Density was first discovered in 250 B.C.E. by Archimedes, a rather famous Greek mathematician of the time. In fact, he discovered as a by-product for a certain task he was charged with.
As the historical story goes, Archimedes was tasked with determining whether or not the King of Syracuse's craftsman was lying to him about the purity of the golden crown presented to the king.
The king had a suspicion that the crown he had gotten was actually a fraud, mostly made of silver instead of gold.
Later, Archimedes drew himself a bath. When he got in the tub, he noticed that some of the water spilled out, which got him thinking.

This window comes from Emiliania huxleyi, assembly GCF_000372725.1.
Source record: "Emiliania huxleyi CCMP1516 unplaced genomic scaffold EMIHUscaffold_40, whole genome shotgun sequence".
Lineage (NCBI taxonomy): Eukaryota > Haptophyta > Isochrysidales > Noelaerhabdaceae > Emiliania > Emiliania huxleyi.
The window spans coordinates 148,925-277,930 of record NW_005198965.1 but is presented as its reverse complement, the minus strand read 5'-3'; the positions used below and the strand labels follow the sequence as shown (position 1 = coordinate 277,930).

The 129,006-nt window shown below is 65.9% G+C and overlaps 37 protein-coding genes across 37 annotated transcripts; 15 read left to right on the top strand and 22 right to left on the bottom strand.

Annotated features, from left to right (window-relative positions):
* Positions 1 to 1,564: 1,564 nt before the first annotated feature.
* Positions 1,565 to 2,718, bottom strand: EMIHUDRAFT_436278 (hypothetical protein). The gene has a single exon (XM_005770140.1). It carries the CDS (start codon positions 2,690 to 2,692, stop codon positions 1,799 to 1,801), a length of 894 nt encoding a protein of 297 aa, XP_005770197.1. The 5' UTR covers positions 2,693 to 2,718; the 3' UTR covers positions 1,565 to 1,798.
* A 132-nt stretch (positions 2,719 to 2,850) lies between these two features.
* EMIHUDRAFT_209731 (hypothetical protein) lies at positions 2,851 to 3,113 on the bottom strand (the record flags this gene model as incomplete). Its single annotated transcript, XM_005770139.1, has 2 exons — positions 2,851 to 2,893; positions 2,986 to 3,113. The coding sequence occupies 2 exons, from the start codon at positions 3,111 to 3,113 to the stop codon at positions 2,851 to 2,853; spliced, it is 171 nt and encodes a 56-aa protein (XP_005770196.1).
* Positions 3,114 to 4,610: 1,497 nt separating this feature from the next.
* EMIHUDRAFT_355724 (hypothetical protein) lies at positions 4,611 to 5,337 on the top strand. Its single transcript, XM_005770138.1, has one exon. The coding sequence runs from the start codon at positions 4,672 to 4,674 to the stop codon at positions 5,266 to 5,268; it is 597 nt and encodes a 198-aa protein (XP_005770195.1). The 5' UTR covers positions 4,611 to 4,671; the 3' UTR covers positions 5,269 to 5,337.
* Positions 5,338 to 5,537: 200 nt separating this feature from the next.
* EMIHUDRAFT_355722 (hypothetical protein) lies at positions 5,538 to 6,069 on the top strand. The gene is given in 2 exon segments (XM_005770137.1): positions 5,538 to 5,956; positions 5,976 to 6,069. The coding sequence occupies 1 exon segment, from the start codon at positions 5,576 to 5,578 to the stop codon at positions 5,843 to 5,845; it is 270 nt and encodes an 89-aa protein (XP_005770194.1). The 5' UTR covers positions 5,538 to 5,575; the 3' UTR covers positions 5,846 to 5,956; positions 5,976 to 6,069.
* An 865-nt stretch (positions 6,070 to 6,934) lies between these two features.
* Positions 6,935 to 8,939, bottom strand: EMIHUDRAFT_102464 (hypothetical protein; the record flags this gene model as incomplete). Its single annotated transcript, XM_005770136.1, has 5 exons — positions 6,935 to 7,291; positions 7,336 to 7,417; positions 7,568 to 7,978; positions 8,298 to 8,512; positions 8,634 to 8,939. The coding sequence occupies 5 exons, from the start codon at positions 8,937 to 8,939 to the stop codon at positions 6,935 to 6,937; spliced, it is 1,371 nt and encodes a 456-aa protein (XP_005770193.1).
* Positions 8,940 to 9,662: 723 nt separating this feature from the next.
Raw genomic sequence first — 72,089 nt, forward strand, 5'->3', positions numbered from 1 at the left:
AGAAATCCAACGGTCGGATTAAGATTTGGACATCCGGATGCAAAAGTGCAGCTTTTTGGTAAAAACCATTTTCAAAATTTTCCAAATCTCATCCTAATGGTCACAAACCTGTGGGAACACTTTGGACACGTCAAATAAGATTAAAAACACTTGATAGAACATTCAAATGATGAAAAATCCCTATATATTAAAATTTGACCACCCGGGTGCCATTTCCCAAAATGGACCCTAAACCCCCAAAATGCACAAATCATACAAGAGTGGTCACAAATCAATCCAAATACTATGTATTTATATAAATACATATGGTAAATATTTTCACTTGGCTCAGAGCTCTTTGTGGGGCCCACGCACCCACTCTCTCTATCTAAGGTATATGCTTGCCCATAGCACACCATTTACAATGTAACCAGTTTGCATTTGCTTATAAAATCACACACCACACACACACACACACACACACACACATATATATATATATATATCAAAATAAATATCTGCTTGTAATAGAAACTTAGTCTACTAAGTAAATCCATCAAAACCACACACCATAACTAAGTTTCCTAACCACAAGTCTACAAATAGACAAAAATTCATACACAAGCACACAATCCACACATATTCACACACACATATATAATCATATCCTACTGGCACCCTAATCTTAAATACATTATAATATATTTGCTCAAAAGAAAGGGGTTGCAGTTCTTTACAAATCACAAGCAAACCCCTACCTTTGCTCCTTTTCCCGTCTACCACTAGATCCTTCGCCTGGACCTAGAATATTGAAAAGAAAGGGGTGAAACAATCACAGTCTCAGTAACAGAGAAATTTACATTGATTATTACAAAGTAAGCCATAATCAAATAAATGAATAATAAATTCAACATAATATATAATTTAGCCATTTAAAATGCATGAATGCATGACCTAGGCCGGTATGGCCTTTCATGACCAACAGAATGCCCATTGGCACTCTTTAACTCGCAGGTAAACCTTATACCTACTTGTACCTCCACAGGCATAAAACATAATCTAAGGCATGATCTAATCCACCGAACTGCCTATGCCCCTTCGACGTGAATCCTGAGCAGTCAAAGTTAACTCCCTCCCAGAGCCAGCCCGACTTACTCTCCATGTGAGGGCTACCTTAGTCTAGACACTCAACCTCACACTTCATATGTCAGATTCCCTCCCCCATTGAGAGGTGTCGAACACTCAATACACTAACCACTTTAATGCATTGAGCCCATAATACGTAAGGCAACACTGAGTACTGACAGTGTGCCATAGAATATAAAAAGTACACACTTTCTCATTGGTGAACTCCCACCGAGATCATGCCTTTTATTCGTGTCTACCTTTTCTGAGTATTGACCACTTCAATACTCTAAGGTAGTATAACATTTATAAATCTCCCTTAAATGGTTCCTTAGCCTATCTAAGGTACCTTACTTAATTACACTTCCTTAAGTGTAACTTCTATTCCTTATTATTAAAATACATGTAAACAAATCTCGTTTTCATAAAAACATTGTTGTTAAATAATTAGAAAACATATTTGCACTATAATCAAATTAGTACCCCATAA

He recognized that his body mass displaced some of the water, and he then had the first thoughts about what a material's density could mean. He decided to test the crown in a similar manner.
He placed the crown in question and a truly pure gold crown in a tub of water. He knew that silver had a lower density than gold and would, therefore, displace more water since the mass of the two crowns were the same.
He found that the crown in question was, in fact, a fraud! It displaced more water than the pure gold one.
You might have heard the famous line, "Eureka!", which is associated with figuring something out. We have Archimedes to thank for that, who shouted the Greek phrase when he discovered the lies of the king's craftsman.